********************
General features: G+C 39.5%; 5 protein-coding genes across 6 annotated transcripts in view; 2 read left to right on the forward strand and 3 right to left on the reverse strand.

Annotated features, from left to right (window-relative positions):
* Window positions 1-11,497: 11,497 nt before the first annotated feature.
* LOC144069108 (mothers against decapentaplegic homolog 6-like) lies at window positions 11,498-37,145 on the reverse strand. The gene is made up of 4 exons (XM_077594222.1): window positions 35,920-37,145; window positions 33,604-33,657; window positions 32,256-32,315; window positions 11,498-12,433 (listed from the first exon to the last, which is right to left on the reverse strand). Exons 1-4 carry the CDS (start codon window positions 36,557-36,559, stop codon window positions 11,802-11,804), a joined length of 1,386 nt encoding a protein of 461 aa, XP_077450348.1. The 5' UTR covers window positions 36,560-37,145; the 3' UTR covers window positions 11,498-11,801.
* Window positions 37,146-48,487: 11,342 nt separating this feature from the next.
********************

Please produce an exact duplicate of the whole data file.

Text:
General features: G+C 39.5%; 5 protein-coding genes across 6 annotated transcripts in view; 2 read left to right on the forward strand and 3 right to left on the reverse strand.

Annotated features, from left to right (window-relative positions):
* Window positions 1-11,497: 11,497 nt before the first annotated feature.
* LOC144069108 (mothers against decapentaplegic homolog 6-like) lies at window positions 11,498-37,145 on the reverse strand. The gene is made up of 4 exons (XM_077594222.1): window positions 35,920-37,145; window positions 33,604-33,657; window positions 32,256-32,315; window positions 11,498-12,433 (listed from the first exon to the last, which is right to left on the reverse strand). Exons 1-4 carry the CDS (start codon window positions 36,557-36,559, stop codon window positions 11,802-11,804), a joined length of 1,386 nt encoding a protein of 461 aa, XP_077450348.1. The 5' UTR covers window positions 36,560-37,145; the 3' UTR covers window positions 11,498-11,801.
* Window positions 37,146-48,487: 11,342 nt separating this feature from the next.